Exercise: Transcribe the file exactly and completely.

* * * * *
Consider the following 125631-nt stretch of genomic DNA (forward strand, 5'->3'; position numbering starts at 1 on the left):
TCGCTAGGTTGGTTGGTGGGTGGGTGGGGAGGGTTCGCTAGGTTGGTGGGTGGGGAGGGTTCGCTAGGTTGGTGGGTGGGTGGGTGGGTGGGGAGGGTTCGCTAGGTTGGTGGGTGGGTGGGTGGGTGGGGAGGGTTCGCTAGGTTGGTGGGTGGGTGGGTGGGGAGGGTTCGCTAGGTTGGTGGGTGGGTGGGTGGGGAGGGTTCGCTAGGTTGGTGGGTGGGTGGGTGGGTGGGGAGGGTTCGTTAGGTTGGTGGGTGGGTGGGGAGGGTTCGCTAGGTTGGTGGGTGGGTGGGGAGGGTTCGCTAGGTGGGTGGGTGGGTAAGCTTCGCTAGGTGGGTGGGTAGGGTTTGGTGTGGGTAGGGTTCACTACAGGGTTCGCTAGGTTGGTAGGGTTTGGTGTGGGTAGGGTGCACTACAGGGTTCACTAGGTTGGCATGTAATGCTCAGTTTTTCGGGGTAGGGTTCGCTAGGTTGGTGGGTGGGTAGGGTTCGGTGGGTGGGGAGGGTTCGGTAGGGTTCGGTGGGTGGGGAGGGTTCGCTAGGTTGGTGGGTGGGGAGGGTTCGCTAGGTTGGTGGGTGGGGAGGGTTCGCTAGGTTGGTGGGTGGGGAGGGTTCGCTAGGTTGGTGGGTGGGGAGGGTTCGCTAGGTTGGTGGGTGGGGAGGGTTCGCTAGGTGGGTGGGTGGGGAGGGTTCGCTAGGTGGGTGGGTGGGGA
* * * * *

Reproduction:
Consider the following 125631-nt stretch of genomic DNA (forward strand, 5'->3'; position numbering starts at 1 on the left):
TCGCTAGGTTGGTTGGTGGGTGGGTGGGGAGGGTTCGCTAGGTTGGTGGGTGGGGAGGGTTCGCTAGGTTGGTGGGTGGGTGGGTGGGTGGGGAGGGTTCGCTAGGTTGGTGGGTGGGTGGGTGGGTGGGGAGGGTTCGCTAGGTTGGTGGGTGGGTGGGTGGGGAGGGTTCGCTAGGTTGGTGGGTGGGTGGGTGGGGAGGGTTCGCTAGGTTGGTGGGTGGGTGGGTGGGTGGGGAGGGTTCGTTAGGTTGGTGGGTGGGTGGGGAGGGTTCGCTAGGTTGGTGGGTGGGTGGGGAGGGTTCGCTAGGTGGGTGGGTGGGTAAGCTTCGCTAGGTGGGTGGGTAGGGTTTGGTGTGGGTAGGGTTCACTACAGGGTTCGCTAGGTTGGTAGGGTTTGGTGTGGGTAGGGTGCACTACAGGGTTCACTAGGTTGGCATGTAATGCTCAGTTTTTCGGGGTAGGGTTCGCTAGGTTGGTGGGTGGGTAGGGTTCGGTGGGTGGGGAGGGTTCGGTAGGGTTCGGTGGGTGGGGAGGGTTCGCTAGGTTGGTGGGTGGGGAGGGTTCGCTAGGTTGGTGGGTGGGGAGGGTTCGCTAGGTTGGTGGGTGGGGAGGGTTCGCTAGGTTGGTGGGTGGGGAGGGTTCGCTAGGTTGGTGGGTGGGGAGGGTTCGCTAGGTGGGTGGGTGGGGAGGGTTCGCTAGGTGGGTGGGTGGGGA